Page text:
|felt that you are playing a useful part in things?||Better than usual||Same as usual||Less than usual||Much less than usual|
Even if you don’t feel you need the support of your institution now, it is worth finding out how they can support your mental health in the future if needed. Although there has been some stigma attached to difficulties with mental health in the past, most institutions accept that pressures are mounting on postgraduate students and that they may require support. Most institutions have experienced councillors available to support you if needed. Importantly, you should realise that none of these symptoms are unusual and that there is a high probability that many of your colleagues may also be struggling. Knowing that your problems are shared and reaching out to support networks early is an excellent way to prevent them from escalating beyond your control.
A study into the mental health of PhD students in Belgium exemplifies the kinds of difficulties that they face when compared with other similar groups (Levecque et al. (2017); Figure 6.1).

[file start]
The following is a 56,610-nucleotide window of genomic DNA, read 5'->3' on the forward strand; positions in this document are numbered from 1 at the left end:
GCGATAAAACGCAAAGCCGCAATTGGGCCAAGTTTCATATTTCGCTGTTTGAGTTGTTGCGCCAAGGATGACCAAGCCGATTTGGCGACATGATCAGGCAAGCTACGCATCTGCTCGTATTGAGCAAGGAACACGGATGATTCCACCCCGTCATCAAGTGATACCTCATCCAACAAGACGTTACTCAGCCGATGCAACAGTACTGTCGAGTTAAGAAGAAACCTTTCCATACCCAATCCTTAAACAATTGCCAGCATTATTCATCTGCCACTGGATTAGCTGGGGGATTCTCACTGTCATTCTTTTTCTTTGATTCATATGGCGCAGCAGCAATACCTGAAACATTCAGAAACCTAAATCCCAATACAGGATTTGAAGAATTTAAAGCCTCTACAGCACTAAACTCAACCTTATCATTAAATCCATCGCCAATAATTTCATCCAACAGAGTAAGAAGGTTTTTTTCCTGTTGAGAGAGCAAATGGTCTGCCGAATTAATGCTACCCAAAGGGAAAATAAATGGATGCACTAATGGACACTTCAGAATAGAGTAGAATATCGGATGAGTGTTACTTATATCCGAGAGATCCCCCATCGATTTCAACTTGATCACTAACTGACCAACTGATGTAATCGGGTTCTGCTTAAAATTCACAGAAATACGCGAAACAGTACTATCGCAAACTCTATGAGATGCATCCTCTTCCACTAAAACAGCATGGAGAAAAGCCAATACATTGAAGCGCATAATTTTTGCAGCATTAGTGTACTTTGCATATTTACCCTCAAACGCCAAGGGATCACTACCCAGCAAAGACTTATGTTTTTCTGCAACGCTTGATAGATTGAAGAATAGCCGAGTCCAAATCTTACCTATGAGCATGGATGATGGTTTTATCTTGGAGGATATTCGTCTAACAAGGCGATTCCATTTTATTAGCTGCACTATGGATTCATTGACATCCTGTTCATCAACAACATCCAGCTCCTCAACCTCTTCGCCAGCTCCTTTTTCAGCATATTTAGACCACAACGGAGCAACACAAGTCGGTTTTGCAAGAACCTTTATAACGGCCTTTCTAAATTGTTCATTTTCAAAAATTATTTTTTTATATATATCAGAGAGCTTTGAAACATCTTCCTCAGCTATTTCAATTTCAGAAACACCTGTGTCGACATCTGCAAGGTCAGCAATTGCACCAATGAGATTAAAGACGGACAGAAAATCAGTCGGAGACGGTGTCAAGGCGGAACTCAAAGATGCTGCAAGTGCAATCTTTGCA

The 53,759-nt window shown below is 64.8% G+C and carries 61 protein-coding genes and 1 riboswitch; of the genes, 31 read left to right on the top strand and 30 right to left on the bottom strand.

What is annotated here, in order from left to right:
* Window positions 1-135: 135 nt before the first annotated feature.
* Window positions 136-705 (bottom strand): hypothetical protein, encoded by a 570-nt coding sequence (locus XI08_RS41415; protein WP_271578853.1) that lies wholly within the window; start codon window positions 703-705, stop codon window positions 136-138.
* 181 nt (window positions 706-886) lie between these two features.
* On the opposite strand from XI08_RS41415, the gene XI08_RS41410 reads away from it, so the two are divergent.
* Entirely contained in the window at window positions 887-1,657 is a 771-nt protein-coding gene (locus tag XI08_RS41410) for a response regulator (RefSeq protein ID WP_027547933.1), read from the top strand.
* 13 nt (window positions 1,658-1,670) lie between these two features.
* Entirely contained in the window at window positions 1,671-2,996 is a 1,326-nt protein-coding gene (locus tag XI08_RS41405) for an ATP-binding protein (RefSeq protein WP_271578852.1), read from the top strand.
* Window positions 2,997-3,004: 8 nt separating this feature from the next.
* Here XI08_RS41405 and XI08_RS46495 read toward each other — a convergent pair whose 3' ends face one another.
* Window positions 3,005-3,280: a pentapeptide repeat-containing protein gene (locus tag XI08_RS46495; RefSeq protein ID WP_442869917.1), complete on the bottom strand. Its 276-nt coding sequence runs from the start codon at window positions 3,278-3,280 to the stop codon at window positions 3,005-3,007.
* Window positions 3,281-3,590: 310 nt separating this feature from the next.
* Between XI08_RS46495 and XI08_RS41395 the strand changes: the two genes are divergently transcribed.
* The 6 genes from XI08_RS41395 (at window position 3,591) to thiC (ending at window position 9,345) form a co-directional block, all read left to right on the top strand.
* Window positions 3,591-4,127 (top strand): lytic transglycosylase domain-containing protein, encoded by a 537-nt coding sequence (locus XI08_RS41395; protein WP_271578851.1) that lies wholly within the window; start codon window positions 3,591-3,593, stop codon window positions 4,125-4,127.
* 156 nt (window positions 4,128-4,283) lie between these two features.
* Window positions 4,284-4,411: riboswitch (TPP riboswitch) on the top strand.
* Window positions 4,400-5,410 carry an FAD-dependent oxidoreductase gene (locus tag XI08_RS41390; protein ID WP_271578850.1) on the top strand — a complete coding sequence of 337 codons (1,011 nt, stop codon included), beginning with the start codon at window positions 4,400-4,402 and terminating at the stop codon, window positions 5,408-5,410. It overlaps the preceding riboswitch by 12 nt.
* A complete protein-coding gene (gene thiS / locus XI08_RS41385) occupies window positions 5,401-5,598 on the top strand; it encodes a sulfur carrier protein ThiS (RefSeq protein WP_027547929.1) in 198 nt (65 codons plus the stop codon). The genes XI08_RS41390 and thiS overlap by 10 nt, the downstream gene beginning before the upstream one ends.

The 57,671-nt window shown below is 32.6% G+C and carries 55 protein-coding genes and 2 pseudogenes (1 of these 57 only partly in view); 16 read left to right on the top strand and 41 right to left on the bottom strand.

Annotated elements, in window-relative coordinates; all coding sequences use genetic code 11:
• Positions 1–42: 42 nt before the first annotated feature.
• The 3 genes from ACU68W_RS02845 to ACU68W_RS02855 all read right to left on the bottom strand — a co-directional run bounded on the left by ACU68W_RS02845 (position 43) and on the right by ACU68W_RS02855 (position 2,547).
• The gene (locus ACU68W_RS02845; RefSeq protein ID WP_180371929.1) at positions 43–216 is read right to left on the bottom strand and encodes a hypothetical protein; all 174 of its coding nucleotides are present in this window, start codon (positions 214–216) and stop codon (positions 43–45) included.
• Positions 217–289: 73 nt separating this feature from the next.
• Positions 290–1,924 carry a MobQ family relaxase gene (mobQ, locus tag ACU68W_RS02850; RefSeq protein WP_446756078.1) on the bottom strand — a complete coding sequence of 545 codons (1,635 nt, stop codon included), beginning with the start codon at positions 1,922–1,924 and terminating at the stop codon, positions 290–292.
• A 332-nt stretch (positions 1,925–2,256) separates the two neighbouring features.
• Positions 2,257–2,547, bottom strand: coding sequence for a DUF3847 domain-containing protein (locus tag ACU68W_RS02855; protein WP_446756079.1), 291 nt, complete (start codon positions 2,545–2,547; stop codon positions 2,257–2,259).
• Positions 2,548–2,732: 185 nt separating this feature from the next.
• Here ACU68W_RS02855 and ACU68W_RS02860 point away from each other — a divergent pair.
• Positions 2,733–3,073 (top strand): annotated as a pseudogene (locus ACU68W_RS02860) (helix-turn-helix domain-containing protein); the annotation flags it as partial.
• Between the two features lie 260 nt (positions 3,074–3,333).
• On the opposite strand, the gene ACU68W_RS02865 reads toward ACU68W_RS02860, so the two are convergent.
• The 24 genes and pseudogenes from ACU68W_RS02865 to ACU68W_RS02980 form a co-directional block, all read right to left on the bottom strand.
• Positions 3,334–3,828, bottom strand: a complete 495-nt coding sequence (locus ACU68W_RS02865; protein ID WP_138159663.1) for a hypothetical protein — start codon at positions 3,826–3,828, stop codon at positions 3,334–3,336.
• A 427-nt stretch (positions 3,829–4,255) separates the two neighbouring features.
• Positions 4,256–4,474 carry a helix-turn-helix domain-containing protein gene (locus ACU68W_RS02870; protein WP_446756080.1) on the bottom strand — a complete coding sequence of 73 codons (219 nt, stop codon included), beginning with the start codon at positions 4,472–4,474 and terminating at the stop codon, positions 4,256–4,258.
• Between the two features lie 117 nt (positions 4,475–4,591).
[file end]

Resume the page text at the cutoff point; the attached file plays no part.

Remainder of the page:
No matter how well you think of your own abilities to cope with mental health issues, doing a PhD will cause you additional stress and can trigger maladaptive coping mechanisms. Learning how to cope with additional stress early in your career can be beneficial for future personal development.
Academia is recognised as a particularly stressful environment; you will likely take on some of this environmental stress in addition to any stress associated with your studies. Additional stressors come from home and family situations. Your best means of coping will be to try and develop a support network and to understand where and with whom you can discuss any difficulties as they arise. Knowing who this is and how and when to approach them will put you in a stronger position if you need them in future.